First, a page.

Once, while on my university year abroad in Paris, I remember taking myself off to the theatre one evening to watch a performance of one of my final-year set texts. The experience has stayed with me not for the production itself, but for the way, no sooner had I opened my mouth to request directions to my seat, the attendant exclaimed: Vous êtes russe, Madame? Somewhat wrongfooted, I cautiously informed her that I was in fact English, not Russian, and hoped it wouldn’t have any adverse bearing on which way she dispatched me.
This episode, along with other similar ones during my months living in the French capital, gave me my first inkling of a truth to which I have become increasingly sensitised over the years that have followed: in France, difference is remarked upon, scrutinised. There exists a tacit rule of Frenchness, which finds voice, if obliquely, in the questioning of any perceived deviation from it. Even if – unlike in the case of my student self – you happen to be French.
This truth is propelled to centre stage in Blind Spot, the bracing memoir by Ethiopian-French theatre star Myriam Tadessé. Originally published in France in 2009, the book traces Tadessé’s journey from a revolution-torn adolescence in Ethiopia to her stage career in the not-so-bright lights of Paris, where her acting talents are repeatedly eclipsed by her unsolicited status as a métis: the murkily derived French term for those of mixed-race parentage.
A short way into the book, Tadessé recalls how she was rejected for a major film role as a young actor, after being informed that the director had reneged on his initial enthusiasm and decreed that, on reflection, he didn’t ‘“want a métis for the role”’. This racially grounded, nay racist, rebuff sets the tone for what follows, as Tadessé unfurls a portrait of the French showbiz world that’s a far cry from the light-hearted slant we find in the Netflix hit series Call My Agent!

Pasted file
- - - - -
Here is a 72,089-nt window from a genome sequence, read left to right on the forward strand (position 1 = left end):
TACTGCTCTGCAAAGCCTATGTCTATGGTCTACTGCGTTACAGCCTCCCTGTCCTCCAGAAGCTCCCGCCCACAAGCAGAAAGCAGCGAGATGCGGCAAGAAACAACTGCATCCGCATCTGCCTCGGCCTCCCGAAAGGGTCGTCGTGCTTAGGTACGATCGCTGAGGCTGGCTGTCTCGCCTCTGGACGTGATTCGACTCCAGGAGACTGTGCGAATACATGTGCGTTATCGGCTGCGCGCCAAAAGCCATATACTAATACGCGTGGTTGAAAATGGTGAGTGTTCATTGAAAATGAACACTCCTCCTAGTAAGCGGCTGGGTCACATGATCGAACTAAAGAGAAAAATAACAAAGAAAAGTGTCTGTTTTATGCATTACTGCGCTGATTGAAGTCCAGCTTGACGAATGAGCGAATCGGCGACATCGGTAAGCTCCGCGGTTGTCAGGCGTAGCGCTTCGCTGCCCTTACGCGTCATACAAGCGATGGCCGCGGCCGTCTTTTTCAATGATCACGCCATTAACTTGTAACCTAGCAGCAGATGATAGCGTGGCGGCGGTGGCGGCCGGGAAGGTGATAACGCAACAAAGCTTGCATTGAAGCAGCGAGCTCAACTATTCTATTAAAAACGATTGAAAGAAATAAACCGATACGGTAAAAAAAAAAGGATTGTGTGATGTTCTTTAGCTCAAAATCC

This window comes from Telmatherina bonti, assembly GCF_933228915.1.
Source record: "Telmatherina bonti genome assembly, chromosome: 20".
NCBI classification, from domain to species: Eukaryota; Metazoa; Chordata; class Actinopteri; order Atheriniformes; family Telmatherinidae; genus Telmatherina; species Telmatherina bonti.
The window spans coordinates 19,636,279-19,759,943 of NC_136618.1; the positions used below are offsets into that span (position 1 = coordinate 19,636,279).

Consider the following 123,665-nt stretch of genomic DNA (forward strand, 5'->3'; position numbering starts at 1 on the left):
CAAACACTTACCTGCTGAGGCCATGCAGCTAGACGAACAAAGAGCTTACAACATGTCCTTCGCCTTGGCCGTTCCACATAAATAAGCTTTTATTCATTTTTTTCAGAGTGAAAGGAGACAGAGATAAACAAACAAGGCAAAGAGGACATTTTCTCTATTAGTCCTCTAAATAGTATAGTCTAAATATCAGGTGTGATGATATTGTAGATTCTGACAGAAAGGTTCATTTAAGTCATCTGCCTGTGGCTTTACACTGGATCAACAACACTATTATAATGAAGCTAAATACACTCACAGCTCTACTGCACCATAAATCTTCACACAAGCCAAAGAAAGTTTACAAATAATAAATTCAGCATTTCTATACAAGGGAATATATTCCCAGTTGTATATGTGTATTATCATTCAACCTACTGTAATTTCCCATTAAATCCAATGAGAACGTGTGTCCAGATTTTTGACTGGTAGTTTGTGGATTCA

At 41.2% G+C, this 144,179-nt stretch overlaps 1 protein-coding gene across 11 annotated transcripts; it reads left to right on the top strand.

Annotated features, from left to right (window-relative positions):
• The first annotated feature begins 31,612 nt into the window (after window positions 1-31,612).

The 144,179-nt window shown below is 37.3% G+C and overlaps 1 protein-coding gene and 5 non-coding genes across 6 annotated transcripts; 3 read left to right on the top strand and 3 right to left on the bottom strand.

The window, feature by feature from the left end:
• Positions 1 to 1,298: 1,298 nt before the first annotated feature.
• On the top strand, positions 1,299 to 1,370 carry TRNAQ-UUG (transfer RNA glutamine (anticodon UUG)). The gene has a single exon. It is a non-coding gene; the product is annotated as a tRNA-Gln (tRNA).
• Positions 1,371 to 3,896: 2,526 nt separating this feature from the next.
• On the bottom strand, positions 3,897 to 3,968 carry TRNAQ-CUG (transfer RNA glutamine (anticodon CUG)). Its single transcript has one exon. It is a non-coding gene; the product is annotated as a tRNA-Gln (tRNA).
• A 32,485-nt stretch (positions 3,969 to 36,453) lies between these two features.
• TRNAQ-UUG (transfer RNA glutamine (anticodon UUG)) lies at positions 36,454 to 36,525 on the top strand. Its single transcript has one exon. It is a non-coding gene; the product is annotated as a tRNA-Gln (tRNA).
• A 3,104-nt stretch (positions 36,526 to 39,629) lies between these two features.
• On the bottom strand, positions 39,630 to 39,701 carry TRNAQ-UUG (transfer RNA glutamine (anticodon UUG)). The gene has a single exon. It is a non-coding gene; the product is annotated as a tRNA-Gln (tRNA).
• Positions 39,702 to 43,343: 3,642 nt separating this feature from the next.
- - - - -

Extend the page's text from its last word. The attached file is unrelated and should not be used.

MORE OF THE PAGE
In beautiful prose stalked by ugly revelations, she combs through her successive experiences of being on the receiving end of racial prejudice and stereotypes in the Parisian entertainment scene, as she finds herself condemned from all sides as ‘too Black; not Black enough’:
‘The undefined colour of my skin was sweeping away my dreams, projects and efforts as if by a tsunami […] Feather after feather, I had no choice but to fold my wings. There was no place for me. No provision in the programme.’
Among these sobering vignettes, Tadessé weaves memories of growing up with her Ethiopian government minister father and French mother in Addis Ababa, and latterly in Paris after the rumblings of revolution force the teenage Tadessé and her mother to flee Ethiopia. It is in France that Tadessé’s assigned ‘destiny’ as a métis is gradually foisted into her consciousness, prompting a quest to untangle the origins of the term and its enduring currency as an identity label that will ultimately gestate into the poetic yet biting reflections that throng the pages of Blind Spot.